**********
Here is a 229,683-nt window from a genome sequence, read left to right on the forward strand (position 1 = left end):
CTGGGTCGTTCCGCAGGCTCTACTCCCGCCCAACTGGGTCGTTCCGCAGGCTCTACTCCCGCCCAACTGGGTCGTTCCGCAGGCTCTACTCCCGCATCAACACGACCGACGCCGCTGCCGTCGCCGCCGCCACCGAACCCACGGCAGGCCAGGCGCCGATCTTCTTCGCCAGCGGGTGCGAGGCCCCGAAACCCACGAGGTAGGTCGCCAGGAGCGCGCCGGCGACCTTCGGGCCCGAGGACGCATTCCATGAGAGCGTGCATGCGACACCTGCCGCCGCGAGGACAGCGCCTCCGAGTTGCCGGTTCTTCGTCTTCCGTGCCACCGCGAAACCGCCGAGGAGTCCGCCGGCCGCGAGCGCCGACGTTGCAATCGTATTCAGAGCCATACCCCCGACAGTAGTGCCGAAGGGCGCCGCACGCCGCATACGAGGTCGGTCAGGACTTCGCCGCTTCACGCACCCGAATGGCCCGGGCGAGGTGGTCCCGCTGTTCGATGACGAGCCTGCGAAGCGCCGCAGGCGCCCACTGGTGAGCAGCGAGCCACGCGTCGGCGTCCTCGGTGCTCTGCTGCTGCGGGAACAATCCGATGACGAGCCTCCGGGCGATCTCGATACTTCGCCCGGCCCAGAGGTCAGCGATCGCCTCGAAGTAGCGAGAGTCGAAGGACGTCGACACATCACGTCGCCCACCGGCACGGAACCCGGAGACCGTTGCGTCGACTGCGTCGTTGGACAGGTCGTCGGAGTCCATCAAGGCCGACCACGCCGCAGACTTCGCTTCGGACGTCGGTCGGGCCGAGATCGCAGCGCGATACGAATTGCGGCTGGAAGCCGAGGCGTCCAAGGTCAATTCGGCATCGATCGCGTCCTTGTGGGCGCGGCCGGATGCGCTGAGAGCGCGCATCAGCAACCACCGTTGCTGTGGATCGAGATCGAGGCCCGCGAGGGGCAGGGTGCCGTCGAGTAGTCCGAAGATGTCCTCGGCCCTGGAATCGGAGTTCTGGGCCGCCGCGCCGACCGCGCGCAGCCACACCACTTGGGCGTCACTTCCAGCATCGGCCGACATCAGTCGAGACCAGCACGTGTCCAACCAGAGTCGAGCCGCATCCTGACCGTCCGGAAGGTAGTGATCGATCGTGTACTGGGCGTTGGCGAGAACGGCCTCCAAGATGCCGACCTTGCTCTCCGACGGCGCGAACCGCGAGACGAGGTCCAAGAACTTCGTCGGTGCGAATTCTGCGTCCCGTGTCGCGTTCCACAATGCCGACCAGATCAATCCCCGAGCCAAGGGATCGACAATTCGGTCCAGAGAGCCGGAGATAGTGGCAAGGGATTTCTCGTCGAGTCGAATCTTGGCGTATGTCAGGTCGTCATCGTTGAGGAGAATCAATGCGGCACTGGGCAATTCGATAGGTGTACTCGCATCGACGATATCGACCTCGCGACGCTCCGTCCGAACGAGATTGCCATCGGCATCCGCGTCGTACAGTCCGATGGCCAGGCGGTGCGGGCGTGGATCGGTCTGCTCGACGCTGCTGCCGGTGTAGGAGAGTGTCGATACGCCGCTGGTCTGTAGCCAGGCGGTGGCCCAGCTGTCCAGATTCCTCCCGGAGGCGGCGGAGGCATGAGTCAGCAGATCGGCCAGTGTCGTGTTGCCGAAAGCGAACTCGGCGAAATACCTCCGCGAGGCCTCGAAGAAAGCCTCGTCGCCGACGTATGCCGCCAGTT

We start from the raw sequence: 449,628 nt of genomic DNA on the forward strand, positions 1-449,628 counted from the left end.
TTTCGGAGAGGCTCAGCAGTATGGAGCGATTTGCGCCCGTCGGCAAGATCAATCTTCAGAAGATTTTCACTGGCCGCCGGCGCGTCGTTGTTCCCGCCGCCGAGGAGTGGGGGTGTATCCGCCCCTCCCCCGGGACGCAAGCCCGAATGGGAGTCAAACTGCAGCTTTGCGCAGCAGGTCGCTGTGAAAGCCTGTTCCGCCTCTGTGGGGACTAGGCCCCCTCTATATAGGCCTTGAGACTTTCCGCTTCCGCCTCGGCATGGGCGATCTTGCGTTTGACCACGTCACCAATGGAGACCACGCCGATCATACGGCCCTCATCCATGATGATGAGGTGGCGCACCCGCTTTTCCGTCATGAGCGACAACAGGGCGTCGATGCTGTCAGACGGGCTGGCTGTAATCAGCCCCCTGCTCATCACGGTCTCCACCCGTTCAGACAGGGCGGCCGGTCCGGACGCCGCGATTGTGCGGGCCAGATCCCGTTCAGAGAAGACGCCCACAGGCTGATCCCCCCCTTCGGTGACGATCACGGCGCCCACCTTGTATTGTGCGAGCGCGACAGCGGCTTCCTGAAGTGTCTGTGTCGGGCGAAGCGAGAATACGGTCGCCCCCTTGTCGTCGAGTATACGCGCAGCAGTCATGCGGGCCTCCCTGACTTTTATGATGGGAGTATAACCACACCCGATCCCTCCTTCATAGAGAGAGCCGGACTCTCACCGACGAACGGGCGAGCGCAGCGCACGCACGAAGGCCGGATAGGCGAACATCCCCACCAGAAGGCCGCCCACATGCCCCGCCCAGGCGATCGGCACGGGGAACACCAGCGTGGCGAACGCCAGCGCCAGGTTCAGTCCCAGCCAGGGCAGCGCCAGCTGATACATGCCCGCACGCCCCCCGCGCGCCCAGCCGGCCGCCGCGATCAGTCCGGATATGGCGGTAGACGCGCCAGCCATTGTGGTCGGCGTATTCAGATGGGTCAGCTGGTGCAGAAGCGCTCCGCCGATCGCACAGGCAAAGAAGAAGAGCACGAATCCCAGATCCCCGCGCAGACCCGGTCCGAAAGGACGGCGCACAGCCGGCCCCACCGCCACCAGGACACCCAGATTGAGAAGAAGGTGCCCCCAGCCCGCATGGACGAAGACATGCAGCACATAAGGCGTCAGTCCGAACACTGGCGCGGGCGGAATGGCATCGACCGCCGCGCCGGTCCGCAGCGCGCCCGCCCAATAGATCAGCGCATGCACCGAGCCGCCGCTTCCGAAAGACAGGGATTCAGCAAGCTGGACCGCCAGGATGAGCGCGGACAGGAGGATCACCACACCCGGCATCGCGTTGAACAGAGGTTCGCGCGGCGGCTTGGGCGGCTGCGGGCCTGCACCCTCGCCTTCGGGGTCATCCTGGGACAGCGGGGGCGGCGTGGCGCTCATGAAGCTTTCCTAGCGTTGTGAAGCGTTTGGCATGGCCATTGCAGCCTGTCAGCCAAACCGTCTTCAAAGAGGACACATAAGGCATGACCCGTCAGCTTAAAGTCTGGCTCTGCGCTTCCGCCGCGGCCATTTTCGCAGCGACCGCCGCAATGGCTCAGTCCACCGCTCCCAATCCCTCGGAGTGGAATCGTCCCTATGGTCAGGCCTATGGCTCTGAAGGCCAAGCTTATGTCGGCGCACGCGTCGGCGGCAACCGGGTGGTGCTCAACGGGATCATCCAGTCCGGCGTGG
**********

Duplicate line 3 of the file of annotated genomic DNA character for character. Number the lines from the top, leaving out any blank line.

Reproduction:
We start from the raw sequence: 449,628 nt of genomic DNA on the forward strand, positions 1-449,628 counted from the left end.